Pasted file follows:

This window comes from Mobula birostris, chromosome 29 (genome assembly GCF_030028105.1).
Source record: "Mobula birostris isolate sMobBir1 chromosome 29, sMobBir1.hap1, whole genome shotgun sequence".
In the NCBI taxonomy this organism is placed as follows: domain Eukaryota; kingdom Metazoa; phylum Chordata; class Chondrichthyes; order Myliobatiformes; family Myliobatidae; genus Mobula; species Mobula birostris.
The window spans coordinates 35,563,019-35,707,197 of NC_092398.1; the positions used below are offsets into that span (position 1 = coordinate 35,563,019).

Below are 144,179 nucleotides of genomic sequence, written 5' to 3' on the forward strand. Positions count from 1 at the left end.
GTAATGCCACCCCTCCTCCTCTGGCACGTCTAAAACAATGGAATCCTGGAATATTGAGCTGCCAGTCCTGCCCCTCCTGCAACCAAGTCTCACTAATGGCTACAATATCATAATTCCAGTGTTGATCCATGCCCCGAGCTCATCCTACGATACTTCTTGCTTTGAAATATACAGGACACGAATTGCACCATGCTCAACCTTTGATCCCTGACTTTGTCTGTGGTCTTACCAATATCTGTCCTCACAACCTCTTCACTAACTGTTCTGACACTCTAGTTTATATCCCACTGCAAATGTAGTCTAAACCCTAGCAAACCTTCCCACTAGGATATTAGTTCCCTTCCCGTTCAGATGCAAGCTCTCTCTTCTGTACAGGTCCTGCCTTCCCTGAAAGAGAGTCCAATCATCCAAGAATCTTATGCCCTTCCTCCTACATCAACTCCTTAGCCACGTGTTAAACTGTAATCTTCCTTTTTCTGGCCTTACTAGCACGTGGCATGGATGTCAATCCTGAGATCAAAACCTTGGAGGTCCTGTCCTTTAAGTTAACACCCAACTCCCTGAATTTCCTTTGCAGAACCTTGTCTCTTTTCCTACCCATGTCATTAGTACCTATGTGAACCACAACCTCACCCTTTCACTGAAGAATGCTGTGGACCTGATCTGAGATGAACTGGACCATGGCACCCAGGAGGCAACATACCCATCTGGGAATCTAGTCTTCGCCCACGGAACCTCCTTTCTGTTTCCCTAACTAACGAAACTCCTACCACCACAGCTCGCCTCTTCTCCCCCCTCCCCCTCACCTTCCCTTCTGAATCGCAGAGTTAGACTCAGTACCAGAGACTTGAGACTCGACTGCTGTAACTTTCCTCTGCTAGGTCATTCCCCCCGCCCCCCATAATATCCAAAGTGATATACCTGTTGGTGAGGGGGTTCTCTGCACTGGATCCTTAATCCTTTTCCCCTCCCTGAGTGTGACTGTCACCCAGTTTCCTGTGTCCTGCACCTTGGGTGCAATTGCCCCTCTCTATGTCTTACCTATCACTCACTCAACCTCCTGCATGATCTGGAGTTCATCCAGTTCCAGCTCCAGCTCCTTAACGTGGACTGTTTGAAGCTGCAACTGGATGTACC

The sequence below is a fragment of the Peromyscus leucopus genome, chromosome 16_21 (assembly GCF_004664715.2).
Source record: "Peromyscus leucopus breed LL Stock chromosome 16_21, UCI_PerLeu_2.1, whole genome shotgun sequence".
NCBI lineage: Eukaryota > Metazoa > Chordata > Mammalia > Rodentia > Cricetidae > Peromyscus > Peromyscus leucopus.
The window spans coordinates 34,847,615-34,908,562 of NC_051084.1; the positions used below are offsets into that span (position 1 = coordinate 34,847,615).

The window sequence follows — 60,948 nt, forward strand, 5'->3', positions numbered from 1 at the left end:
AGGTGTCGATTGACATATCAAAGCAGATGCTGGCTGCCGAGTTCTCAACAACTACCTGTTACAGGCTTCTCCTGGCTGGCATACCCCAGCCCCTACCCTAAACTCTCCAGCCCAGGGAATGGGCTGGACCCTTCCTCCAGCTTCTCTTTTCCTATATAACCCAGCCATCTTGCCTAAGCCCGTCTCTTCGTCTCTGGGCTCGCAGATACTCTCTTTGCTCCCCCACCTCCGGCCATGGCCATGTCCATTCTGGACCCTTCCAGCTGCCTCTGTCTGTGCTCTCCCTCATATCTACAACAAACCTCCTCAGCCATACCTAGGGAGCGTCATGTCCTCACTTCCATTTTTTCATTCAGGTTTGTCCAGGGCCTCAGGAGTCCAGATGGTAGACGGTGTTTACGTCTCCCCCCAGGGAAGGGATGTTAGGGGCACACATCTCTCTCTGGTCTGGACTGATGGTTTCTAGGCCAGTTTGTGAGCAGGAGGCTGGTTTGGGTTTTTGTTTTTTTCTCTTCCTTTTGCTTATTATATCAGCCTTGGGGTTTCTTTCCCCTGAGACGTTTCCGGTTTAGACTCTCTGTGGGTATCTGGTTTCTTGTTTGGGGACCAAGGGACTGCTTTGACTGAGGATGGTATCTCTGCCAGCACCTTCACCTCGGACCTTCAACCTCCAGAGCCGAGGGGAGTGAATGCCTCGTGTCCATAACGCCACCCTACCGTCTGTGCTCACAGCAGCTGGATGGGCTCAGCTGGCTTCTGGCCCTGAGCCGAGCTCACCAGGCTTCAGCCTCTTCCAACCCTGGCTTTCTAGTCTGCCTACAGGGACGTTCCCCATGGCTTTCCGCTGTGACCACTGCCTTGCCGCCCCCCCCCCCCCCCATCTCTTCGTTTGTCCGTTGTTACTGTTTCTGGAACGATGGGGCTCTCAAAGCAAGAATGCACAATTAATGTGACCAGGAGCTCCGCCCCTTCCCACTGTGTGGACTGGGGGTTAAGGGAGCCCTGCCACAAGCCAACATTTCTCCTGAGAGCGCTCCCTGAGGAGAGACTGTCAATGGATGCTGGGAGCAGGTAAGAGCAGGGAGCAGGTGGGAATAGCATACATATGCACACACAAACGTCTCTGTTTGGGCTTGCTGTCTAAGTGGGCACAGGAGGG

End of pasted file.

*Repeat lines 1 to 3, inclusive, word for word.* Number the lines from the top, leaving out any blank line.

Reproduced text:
This window comes from Mobula birostris, chromosome 29 (genome assembly GCF_030028105.1).
Source record: "Mobula birostris isolate sMobBir1 chromosome 29, sMobBir1.hap1, whole genome shotgun sequence".
In the NCBI taxonomy this organism is placed as follows: domain Eukaryota; kingdom Metazoa; phylum Chordata; class Chondrichthyes; order Myliobatiformes; family Myliobatidae; genus Mobula; species Mobula birostris.